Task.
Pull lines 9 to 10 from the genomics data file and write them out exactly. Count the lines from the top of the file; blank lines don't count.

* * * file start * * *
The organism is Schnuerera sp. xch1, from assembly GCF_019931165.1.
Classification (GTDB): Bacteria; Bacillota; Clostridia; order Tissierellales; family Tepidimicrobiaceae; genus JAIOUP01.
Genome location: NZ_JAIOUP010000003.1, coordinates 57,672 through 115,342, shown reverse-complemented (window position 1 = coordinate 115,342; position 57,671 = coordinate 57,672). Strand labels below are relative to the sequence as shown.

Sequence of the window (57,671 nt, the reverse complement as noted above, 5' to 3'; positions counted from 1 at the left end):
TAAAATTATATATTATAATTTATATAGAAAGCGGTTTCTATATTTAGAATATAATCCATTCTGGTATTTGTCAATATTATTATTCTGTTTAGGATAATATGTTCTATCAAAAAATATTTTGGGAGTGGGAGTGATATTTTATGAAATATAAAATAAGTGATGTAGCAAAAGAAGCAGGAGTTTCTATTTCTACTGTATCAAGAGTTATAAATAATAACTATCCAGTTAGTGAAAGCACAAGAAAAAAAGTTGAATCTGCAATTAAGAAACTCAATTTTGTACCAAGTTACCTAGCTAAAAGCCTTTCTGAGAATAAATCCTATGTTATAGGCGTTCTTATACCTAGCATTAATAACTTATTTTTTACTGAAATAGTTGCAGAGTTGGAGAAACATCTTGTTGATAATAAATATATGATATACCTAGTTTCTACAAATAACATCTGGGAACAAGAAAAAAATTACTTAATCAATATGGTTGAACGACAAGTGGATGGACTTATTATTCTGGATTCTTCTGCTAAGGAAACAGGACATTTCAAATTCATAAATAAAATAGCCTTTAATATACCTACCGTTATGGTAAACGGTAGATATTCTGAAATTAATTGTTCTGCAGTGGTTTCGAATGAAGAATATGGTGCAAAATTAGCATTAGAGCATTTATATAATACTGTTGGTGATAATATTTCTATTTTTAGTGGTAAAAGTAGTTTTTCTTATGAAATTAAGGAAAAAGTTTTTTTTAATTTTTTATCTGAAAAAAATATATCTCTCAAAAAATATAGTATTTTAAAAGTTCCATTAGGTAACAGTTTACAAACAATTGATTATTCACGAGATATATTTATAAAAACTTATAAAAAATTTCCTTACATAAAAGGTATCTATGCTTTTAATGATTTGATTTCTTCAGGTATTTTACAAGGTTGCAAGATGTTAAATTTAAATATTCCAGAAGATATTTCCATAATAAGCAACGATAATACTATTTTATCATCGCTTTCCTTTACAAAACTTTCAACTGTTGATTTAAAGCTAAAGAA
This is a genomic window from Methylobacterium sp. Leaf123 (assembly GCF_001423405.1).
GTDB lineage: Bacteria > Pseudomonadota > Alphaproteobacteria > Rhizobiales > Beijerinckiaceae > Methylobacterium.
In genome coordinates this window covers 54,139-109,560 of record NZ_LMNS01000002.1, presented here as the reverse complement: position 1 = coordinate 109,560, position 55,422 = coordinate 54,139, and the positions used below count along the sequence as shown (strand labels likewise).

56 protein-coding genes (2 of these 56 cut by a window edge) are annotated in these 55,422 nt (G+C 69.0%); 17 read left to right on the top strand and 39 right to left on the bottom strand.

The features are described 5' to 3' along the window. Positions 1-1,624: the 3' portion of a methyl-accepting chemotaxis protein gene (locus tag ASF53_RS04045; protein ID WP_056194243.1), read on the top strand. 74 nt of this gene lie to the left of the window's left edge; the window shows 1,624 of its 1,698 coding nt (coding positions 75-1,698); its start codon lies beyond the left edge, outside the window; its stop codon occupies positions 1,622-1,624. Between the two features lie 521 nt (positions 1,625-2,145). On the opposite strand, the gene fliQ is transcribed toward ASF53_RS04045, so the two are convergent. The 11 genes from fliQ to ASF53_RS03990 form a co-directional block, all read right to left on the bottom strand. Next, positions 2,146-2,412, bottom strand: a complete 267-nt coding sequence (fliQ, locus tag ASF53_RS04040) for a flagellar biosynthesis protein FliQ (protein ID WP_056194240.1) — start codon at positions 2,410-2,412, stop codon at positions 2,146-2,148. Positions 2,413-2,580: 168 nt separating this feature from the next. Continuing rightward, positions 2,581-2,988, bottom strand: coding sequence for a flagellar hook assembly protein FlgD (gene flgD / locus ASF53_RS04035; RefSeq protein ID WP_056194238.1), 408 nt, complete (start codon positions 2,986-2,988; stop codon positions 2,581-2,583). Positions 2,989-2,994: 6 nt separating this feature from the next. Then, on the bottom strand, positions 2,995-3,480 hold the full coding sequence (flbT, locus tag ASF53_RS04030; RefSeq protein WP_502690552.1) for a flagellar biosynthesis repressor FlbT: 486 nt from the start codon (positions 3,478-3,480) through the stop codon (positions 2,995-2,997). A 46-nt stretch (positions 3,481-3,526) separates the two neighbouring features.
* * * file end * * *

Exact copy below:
56 protein-coding genes (2 of these 56 cut by a window edge) are annotated in these 55,422 nt (G+C 69.0%); 17 read left to right on the top strand and 39 right to left on the bottom strand.

The features are described 5' to 3' along the window. Positions 1-1,624: the 3' portion of a methyl-accepting chemotaxis protein gene (locus tag ASF53_RS04045; protein ID WP_056194243.1), read on the top strand. 74 nt of this gene lie to the left of the window's left edge; the window shows 1,624 of its 1,698 coding nt (coding positions 75-1,698); its start codon lies beyond the left edge, outside the window; its stop codon occupies positions 1,622-1,624. Between the two features lie 521 nt (positions 1,625-2,145). On the opposite strand, the gene fliQ is transcribed toward ASF53_RS04045, so the two are convergent. The 11 genes from fliQ to ASF53_RS03990 form a co-directional block, all read right to left on the bottom strand. Next, positions 2,146-2,412, bottom strand: a complete 267-nt coding sequence (fliQ, locus tag ASF53_RS04040) for a flagellar biosynthesis protein FliQ (protein ID WP_056194240.1) — start codon at positions 2,410-2,412, stop codon at positions 2,146-2,148. Positions 2,413-2,580: 168 nt separating this feature from the next. Continuing rightward, positions 2,581-2,988, bottom strand: coding sequence for a flagellar hook assembly protein FlgD (gene flgD / locus ASF53_RS04035; RefSeq protein ID WP_056194238.1), 408 nt, complete (start codon positions 2,986-2,988; stop codon positions 2,581-2,583). Positions 2,989-2,994: 6 nt separating this feature from the next. Then, on the bottom strand, positions 2,995-3,480 hold the full coding sequence (flbT, locus tag ASF53_RS04030; RefSeq protein WP_502690552.1) for a flagellar biosynthesis repressor FlbT: 486 nt from the start codon (positions 3,478-3,480) through the stop codon (positions 2,995-2,997). A 46-nt stretch (positions 3,481-3,526) separates the two neighbouring features.